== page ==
MicroShift is an experimental flavor of OpenShift/Kubernetes optimized for the device edge. It targets the niche between minimal, standalone Linux edge devices and full-fledged OpenShift/Kubernetes edge clusters.
MicroShift is designed to cleanly layer on top of an edge-optimized Linux OS like Fedora IoT or RHEL for Edge, leveraging that OS’s capabilities for secure device on-boarding and transactional update and (auto-)rollback of the OS system software and configuration. MicroShift itself then starts as a deployment unit on top of that and updates / rollback at runtime without impacting the workloads it orchestrates. Provisioning MicroShift should eventually be a matter of imaging a device, shipping it on-site, and plugging it into network and power, from which point on it can be managed via the Red Hat Advanced Cluster Manager and GitOps principles.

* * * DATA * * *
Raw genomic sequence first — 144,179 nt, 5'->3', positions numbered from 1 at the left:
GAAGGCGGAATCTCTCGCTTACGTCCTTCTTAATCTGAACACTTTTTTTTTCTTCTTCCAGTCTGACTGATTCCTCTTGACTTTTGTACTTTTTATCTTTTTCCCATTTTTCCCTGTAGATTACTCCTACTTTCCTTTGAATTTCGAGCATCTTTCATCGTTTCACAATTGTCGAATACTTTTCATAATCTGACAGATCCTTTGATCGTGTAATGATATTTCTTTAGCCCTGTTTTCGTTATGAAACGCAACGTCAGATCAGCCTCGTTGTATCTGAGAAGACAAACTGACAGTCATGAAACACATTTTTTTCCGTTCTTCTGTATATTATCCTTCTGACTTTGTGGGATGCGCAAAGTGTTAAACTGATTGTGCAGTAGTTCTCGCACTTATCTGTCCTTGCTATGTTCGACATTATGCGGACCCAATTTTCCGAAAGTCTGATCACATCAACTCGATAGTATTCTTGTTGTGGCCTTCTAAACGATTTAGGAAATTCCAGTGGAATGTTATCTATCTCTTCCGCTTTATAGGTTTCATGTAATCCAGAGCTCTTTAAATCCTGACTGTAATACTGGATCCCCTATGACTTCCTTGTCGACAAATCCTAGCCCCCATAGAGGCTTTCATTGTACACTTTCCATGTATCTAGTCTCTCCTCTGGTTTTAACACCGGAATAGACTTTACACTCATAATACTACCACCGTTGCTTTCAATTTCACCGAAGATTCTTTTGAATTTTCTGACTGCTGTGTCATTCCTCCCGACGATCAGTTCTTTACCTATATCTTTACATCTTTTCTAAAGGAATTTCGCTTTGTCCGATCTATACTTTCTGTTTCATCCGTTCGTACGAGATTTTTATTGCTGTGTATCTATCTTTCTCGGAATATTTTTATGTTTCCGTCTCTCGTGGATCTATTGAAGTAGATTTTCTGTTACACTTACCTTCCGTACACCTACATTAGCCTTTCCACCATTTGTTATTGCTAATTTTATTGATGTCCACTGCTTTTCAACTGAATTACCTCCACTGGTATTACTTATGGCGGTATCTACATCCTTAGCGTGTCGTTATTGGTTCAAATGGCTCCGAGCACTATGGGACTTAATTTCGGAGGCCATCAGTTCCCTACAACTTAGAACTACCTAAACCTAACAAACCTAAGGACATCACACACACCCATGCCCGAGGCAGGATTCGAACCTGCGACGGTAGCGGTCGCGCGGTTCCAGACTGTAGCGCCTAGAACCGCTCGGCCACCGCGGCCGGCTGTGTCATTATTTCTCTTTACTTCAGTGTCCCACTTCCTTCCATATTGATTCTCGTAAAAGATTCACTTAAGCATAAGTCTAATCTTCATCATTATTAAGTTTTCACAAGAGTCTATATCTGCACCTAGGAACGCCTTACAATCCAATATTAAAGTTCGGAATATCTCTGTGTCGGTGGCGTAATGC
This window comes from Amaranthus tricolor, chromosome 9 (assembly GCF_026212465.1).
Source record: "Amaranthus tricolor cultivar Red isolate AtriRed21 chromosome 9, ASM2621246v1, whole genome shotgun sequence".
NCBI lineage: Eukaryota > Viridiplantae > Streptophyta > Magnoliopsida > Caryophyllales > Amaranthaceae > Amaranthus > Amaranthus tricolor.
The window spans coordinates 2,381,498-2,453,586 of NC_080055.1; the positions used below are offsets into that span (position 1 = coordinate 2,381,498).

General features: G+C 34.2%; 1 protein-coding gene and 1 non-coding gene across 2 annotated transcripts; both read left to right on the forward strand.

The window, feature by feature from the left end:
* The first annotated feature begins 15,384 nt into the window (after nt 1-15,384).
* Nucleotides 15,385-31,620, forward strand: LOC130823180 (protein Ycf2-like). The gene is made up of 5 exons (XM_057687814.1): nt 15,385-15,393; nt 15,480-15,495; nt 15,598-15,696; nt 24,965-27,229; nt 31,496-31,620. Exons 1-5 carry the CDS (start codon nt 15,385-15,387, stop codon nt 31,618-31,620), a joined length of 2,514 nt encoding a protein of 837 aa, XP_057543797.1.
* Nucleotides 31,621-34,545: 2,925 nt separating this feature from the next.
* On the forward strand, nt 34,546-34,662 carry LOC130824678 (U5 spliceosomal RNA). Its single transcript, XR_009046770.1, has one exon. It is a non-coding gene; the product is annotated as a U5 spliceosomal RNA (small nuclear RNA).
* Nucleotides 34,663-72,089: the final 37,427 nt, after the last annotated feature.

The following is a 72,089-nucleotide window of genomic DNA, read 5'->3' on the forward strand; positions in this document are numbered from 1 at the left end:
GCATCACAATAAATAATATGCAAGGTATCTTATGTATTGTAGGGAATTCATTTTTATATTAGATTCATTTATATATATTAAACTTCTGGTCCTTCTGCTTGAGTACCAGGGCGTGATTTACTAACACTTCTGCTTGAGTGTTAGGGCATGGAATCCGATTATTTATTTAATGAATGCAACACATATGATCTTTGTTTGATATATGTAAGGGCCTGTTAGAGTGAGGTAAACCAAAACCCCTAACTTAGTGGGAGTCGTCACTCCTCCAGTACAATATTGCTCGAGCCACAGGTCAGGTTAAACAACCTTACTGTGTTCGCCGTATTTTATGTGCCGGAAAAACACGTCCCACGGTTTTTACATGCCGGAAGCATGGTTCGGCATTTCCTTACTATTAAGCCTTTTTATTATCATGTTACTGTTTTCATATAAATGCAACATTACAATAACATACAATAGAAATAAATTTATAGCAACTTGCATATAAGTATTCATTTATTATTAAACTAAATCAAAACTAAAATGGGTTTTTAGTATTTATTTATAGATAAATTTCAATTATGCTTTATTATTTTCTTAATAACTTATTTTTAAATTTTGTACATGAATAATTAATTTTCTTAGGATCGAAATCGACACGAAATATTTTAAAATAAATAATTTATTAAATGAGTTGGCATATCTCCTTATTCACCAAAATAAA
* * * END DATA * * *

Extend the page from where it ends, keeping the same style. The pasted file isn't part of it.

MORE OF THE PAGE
At the same time, MicroShift aims to be secure and resilient to adverse networking conditions and have a very low (CPU, memory, storage, and network) resource footprint, so it can be deployed in highly resource-constrained environments.
- MicroShift end-to-end provisioning demo